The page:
‘Read with an intent to learn writing. Write fast. Find three honest readers’: Author Tanuj Solanki – Scroll.in
Tanuj Solanki is the author of four books of fiction. His debut novel Neon Noon was published in 2016 to much critical acclaim. In 2019, he was awarded the Sahitya Akademi Yuva Puraskar for his short-story collection, Diwali in Muzaffarnagar (2018). Solanki’s second novel, The Machine is Learning (2020), was longlisted for the JCB Prize for Literature that year.
His latest novel Manjhi’s Mayhem, a noir crime thriller set in Mumbai and featuring the murderous Sewaram Manjhi was published in November 2022. Apart from a novel, his short story “The Issue” was published in A Case of Indian Marvels (September 2022), an anthology edited by publisher David Davidar (of Aleph Book Company) featuring 40 Indian fiction writers under the age of 40. Solanki is also the founder editor of The Bombay Literary Magazine.
In a conversation with Scroll.in, Solanki spoke about creating Sewaram Manjhi and writing his story, why the crime novel is great moral literature, how futuristic media can transform novels, why aspiring authors should read in at least two languages, and more. Excerpts from the conversation:
Manjhi’s Mayhem is as much noir as it is about Mumbai and all its complexities. Why did you write about the city’s underbelly?
Often, and this is somewhat true in the context of Manjhi’s Mayhem too, what we call the city’s underbelly is actually its working-class belly. The bulge in the main. Full of strivers, full of migrants. I think we all know this, but somehow we don’t carry this knowledge with us. I always did carry it with me. Perhaps because I have always been aware of being a migrant in the big city myself, even if one is from a completely different socio-economic context (or the overbelly, so to speak). What I credit myself for is not having started on anything like Manjhi’s Mayhem until I had the technique for the thing. Had I attempted this novel a few years ago, I would have butchered it.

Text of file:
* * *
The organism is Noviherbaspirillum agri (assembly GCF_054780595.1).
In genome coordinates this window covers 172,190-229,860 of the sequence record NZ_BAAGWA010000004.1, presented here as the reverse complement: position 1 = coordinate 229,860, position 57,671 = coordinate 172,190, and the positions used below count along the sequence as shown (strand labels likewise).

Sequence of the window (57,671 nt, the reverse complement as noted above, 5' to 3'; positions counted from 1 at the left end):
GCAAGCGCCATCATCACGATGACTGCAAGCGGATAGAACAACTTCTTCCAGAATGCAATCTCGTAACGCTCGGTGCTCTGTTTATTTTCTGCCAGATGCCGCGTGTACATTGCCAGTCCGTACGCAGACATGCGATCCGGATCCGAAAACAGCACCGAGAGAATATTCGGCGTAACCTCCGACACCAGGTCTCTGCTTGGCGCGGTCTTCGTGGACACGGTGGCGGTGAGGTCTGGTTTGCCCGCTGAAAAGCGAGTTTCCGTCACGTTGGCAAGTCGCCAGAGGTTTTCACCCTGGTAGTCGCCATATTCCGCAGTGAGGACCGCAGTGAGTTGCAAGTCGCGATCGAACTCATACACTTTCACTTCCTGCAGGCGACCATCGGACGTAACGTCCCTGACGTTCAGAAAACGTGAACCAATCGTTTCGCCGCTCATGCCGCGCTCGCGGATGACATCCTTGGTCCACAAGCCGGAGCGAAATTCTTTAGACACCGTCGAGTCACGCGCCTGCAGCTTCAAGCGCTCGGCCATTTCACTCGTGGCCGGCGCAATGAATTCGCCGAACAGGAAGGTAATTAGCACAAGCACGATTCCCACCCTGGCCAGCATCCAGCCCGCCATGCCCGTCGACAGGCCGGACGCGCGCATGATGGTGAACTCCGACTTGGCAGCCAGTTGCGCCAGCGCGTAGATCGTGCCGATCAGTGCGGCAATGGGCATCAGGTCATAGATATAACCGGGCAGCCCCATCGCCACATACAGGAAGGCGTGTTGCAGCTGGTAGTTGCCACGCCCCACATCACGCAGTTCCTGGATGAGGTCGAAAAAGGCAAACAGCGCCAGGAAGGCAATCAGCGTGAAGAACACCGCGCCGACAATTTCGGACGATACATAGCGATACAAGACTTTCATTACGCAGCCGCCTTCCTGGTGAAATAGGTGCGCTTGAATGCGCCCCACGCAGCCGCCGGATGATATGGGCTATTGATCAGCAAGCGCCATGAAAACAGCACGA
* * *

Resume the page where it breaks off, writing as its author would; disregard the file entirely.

I am assuming that Manjhi’s Mumbai is not something that you are deeply familiar with. How did you construct, for the lack of a better word, an “authentic” portrait of his world?
I’m an engineer-MBA type, so by training, I solve problems by breaking them down. Your question is about creating a believable character in a believable milieu. What are the components of such a thing? Dwelling place, workplace, mode of transport, identity, verbal style / mannerisms, relationship with figures or events of the past, current relationships, outlook on sex, outlook on money, politics, and so on. You break things down and you realise that you are not as unfamiliar as …….